NEW YORK — Stock prices fluctuated but nonetheless showed signs of stability Tuesday as investors looked for bargains after last week’s precipitous drop.
The major indexes closed modestly higher, having withstood several waves of profit-taking from Monday’s big rally. Analysts were generally pleased with Wall Street’s performance and noted that just holding steady is good news, given the recent volatility of stocks.
"We’re still seeing buying, and that’s a step in the right direction," said Bryan Piskorowski, market commentator at Prudential Securities.
The market calmly digested a Conference Board report showing that consumer confidence this month was at its lowest level since January 1996, falling to 97.6 from 114 in August. The numbers are closely watched because consumer spending accounts for two-thirds of the economy’s activity.
Analysts hesitated to attribute much to the market’s reaction to the data, saying the results weren’t surprising in view of the Sept. 11 terrorist attacks and already weak economy. They said the bigger concern for the market is still weak corporate profits, which show few signs of improving.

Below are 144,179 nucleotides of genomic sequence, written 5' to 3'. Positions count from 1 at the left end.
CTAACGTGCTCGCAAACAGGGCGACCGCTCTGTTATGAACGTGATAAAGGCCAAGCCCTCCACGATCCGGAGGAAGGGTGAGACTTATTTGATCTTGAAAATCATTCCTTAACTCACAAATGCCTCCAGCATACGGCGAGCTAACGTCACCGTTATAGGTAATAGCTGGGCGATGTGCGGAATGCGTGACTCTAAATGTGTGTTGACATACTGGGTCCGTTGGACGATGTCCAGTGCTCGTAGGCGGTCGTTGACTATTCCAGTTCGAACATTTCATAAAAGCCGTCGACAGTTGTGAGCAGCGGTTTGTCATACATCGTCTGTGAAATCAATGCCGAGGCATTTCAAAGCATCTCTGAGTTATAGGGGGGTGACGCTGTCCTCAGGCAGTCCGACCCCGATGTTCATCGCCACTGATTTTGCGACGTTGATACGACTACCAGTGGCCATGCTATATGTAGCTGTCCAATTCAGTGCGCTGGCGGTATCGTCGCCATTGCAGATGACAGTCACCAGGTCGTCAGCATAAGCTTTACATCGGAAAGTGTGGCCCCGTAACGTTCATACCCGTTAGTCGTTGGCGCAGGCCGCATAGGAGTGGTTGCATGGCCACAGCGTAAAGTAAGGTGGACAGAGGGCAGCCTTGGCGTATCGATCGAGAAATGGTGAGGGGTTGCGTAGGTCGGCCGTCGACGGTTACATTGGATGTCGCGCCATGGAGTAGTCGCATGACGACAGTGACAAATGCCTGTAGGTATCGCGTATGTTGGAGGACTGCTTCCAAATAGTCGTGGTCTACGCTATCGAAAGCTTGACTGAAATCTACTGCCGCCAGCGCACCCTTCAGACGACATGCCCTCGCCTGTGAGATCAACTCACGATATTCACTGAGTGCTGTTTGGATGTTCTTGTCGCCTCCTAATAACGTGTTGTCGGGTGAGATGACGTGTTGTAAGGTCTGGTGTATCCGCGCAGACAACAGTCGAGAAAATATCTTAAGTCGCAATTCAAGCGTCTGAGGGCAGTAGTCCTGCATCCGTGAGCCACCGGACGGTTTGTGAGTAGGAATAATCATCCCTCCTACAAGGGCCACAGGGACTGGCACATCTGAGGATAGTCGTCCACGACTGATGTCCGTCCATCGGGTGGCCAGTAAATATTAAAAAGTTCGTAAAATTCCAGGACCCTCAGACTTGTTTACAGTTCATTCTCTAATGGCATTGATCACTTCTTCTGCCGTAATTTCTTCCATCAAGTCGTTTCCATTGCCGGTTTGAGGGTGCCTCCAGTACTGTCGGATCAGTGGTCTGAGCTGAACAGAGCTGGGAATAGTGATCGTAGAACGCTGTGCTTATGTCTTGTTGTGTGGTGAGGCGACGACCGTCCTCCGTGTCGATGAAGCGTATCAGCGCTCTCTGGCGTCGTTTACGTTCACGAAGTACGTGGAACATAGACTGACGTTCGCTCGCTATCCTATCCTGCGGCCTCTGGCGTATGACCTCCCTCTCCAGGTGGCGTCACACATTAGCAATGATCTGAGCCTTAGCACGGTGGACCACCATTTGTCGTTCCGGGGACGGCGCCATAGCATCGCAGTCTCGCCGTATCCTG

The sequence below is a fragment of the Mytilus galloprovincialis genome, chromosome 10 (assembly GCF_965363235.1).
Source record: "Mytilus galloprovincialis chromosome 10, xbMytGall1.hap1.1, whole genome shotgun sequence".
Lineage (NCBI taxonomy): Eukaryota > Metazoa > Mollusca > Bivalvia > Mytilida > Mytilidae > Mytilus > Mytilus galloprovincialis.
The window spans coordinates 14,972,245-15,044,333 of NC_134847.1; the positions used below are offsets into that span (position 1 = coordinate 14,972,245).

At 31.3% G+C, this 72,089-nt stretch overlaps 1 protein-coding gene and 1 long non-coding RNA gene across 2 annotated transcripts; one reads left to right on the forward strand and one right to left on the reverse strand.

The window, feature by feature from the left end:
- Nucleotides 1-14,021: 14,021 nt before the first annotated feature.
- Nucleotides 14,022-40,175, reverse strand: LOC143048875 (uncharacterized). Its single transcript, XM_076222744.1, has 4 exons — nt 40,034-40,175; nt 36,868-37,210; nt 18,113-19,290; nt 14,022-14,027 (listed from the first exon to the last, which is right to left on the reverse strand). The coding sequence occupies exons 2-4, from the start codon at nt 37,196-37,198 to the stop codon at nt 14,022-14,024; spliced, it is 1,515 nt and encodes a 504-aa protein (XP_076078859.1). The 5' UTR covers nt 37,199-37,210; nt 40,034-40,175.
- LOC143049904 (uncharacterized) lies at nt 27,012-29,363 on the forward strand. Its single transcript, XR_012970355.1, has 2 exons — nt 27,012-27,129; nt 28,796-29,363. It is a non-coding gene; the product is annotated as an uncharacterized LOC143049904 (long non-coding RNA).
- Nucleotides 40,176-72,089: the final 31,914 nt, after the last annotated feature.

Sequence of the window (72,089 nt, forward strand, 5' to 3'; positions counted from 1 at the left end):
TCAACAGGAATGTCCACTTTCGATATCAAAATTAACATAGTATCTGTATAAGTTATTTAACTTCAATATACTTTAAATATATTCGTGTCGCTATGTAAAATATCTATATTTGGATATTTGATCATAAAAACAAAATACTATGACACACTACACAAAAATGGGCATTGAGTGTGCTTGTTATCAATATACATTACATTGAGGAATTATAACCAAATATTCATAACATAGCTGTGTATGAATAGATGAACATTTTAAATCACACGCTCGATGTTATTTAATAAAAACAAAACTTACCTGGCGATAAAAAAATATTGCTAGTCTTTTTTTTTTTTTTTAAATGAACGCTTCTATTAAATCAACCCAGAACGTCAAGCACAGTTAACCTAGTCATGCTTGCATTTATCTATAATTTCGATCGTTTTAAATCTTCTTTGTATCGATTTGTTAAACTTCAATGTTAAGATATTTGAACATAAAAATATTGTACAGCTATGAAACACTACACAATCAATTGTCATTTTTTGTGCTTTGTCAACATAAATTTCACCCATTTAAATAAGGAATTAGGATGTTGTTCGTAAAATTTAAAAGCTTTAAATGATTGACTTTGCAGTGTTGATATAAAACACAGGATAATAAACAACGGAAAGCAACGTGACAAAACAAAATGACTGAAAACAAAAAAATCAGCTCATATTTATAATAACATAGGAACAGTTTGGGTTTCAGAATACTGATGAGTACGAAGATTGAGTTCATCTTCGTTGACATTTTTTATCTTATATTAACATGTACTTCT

Before the hijackings of the planes that crashed into the World Trade Center and Pentagon, most analysts estimated the weakened economy, along with corporate profits, would start to improve early next year. That forecast has been revised as the economic fallout begins to be assessed.
The most striking effect has been on the airlines, which have cut more than 100,000 jobs and reduced flight schedules, citing Americans’ fear of flying in the aftermath of the attacks. The tourism industry has also been hurt.
Other industries have also blamed the disaster for difficult times ahead.
The National Association of Realtors reported sales of previously owned homes jumped to a record level in August, but have slowed in the wake of the terrorist attacks two weeks ago. Strong demand for homes has helped support the sagging economy, and the data appeared to bring into question how long that support would last.
"Right now, the consumer doesn’t have a lot to look forward to," said Bill Barker, investment consultant at Dain Rauscher. "There will likely be more layoffs and certainly a weaker stock market and a stalling in house prices and price appreciation."
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